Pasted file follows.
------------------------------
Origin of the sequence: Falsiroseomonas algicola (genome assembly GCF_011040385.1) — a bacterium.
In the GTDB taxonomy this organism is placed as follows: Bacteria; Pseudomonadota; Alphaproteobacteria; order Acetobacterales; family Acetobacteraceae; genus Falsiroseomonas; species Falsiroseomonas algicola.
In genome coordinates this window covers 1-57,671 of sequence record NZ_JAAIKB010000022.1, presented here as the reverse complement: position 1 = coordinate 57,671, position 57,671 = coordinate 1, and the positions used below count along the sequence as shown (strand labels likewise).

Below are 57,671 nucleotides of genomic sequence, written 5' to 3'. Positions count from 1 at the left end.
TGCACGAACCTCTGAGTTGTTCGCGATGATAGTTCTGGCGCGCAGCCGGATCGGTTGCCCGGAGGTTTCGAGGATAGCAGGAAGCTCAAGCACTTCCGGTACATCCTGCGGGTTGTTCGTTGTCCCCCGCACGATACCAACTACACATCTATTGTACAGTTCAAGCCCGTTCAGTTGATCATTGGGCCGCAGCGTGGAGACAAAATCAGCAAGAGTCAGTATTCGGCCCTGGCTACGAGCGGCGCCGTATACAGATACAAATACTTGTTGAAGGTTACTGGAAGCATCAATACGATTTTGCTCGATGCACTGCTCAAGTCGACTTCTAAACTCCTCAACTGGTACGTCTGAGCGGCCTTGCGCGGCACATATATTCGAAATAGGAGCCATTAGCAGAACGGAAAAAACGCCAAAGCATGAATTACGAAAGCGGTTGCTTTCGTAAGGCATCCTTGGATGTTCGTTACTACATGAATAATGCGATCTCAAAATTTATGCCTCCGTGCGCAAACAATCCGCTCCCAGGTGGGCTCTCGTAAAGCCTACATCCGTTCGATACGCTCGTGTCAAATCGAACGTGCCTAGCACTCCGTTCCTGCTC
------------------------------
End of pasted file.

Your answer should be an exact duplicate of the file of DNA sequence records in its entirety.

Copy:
Origin of the sequence: Falsiroseomonas algicola (genome assembly GCF_011040385.1) — a bacterium.
In the GTDB taxonomy this organism is placed as follows: Bacteria; Pseudomonadota; Alphaproteobacteria; order Acetobacterales; family Acetobacteraceae; genus Falsiroseomonas; species Falsiroseomonas algicola.
In genome coordinates this window covers 1-57,671 of sequence record NZ_JAAIKB010000022.1, presented here as the reverse complement: position 1 = coordinate 57,671, position 57,671 = coordinate 1, and the positions used below count along the sequence as shown (strand labels likewise).

Below are 57,671 nucleotides of genomic sequence, written 5' to 3'. Positions count from 1 at the left end.
TGCACGAACCTCTGAGTTGTTCGCGATGATAGTTCTGGCGCGCAGCCGGATCGGTTGCCCGGAGGTTTCGAGGATAGCAGGAAGCTCAAGCACTTCCGGTACATCCTGCGGGTTGTTCGTTGTCCCCCGCACGATACCAACTACACATCTATTGTACAGTTCAAGCCCGTTCAGTTGATCATTGGGCCGCAGCGTGGAGACAAAATCAGCAAGAGTCAGTATTCGGCCCTGGCTACGAGCGGCGCCGTATACAGATACAAATACTTGTTGAAGGTTACTGGAAGCATCAATACGATTTTGCTCGATGCACTGCTCAAGTCGACTTCTAAACTCCTCAACTGGTACGTCTGAGCGGCCTTGCGCGGCACATATATTCGAAATAGGAGCCATTAGCAGAACGGAAAAAACGCCAAAGCATGAATTACGAAAGCGGTTGCTTTCGTAAGGCATCCTTGGATGTTCGTTACTACATGAATAATGCGATCTCAAAATTTATGCCTCCGTGCGCAAACAATCCGCTCCCAGGTGGGCTCTCGTAAAGCCTACATCCGTTCGATACGCTCGTGTCAAATCGAACGTGCCTAGCACTCCGTTCCTGCTC